India and South Africa continue to face threat of water scarcity

A thermal power plant in India. Soon, they will increasingly stiff competition from other sectors as well

Water scarcity may be a term bandied around increasingly often, but it is now a very real threat to two nations standing at the forefront of efforts to reduce climate change: India and South Africa.

And this threat will not come around with the same tragically familiar story of shortened lives, stunted crops, and extreme and unpredictable weather. Instead, this story is one of industrial development, urban life, and continuous efforts to eradicate poverty.

Presently, over 80 per cent of electricity in India is generated in thermal power stations, where coal, gas, nuclear fuel, and oil are burned. But according to the Climate News Network, researchers from the World Resources Institute (WRI), based in the United States (U.S.), who had analysed all of the thermal power plants in India – more than 400 of them – reported that the nation’s power supply was increasingly at danger from water shortages.

In India, between 2015 and 2050, the power industry’s share of national water consumption is expected to grow from 1.4 per cent to nine per cent, with an estimated 70 per cent of thermal power plants in the country likely to face stiff competition for water from municipalities, industry, and agriculture by 2030.

The researchers found that around 90 per cent of thermal power plants in India were cooled with freshwater, with almost 40 per cent of them experiencing high water stress. And while India continues to stand by its commitment to supply every household with electricity by 2019, the plants are becoming increasingly vulnerable.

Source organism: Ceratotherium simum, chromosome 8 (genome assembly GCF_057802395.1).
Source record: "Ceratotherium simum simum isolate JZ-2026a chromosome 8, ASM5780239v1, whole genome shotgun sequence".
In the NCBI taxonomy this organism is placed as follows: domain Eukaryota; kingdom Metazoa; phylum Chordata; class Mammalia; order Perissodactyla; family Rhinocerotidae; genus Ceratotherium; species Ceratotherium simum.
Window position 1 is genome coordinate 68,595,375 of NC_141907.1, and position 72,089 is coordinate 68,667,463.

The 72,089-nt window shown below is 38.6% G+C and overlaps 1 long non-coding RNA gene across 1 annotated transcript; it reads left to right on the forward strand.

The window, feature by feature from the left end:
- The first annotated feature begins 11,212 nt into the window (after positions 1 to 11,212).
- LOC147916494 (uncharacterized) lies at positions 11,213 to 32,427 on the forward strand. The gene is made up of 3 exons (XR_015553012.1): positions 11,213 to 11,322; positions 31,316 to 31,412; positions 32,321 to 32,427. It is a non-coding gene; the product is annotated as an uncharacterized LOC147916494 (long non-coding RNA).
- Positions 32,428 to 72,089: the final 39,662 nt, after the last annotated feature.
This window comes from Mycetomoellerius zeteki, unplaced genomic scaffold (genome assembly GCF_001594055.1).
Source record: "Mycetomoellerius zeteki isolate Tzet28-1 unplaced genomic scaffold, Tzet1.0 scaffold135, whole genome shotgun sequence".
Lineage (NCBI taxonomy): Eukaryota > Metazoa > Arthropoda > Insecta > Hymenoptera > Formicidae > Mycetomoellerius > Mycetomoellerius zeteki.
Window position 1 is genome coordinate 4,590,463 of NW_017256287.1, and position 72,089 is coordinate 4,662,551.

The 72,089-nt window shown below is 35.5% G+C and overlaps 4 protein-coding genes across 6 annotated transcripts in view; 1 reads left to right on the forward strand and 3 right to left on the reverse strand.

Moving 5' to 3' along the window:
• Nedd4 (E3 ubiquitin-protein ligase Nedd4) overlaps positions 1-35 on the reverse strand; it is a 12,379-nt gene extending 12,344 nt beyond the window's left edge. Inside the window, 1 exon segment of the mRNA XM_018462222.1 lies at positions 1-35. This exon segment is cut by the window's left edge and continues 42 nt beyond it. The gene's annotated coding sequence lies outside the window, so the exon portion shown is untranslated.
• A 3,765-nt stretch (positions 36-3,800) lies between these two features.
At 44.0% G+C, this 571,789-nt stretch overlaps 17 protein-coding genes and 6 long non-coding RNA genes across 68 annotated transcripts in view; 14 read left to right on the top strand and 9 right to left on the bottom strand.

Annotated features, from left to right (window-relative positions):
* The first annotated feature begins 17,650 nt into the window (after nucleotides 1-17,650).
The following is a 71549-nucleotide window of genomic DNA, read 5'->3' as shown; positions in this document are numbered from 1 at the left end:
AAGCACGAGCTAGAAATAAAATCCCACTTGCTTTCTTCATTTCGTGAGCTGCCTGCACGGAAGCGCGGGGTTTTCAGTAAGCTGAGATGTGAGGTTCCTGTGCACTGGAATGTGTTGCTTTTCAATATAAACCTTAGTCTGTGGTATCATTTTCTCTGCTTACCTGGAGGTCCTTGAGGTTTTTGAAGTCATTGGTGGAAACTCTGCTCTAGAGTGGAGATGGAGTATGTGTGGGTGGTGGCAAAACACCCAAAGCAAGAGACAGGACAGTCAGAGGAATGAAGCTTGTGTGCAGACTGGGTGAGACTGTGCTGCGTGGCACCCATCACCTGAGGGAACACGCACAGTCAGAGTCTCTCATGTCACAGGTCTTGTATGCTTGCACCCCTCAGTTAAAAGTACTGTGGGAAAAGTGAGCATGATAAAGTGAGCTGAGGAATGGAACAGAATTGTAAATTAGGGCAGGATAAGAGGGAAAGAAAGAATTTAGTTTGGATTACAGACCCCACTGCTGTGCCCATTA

“Water shortages shut down power plants across India every year,” O P Agarwal from WRI India said to the Climate News Network. “When power plants rely on water sourced from scarce regions, they put electricity generation at risk and leave less water for cities, farms and families. Without urgent action, water will become a chokepoint for India’s power sector.”

Already, according to a report published by the WRI, 14 of the 20 largest thermal utility companies in India have witnessed one or more shutdowns due to water shortages, leading to the estimate that it caused them to lose more than INR 91 billion (US$1.4 billion) in revenue between 2013 and 2016. In addition, water shortages cost the nation around 20 per cent of growth in terms of electricity generation between 2015 and 2016.

The report from the WRI, however, also offers solutions, such as generating power from renewables. Thus far, India plans to generate 40 per cent of its power from renewables under the Paris Agreement on climate change by 2030. Additionally, the report also gives suggestions on how India power sector can lower water usage as well as carbon emissions by 2030.

“Renewable energy is a viable solution to India’s water-energy crisis,” Deepak Krishnan, co-author of the report, explained. “Solar PV and wind power can thrive in the same water-stressed areas where thermal plants struggle.”


Cape Town, South Africa is currently facing a severe threat of water scarcity, where it may be the first major city in the world to run out of water

In Cape Town, South Africa, on the other hand, the threat of water scarcity has reach almost apocalyptic levels, with the city facing the likelihood of becoming the very first major metropolis in the world to run out of water.

Presently, a person has a daily ration of 87 litres, and after ‘Day Zero’, which is set to happen on the 12th of April, Cape Town will completely turn off the taps, lower water rations to 25 litres per person, and install 200 water collection sites across the city.

The premier of the Western Cape Province, Helen Zille, even wrote to the Daily Maverick that the situation is such that “the challenge exceeds anything a major city has had to face anywhere in the world since the Second World War or 9/11.”


Source: Climate News Network, the Daily Maverick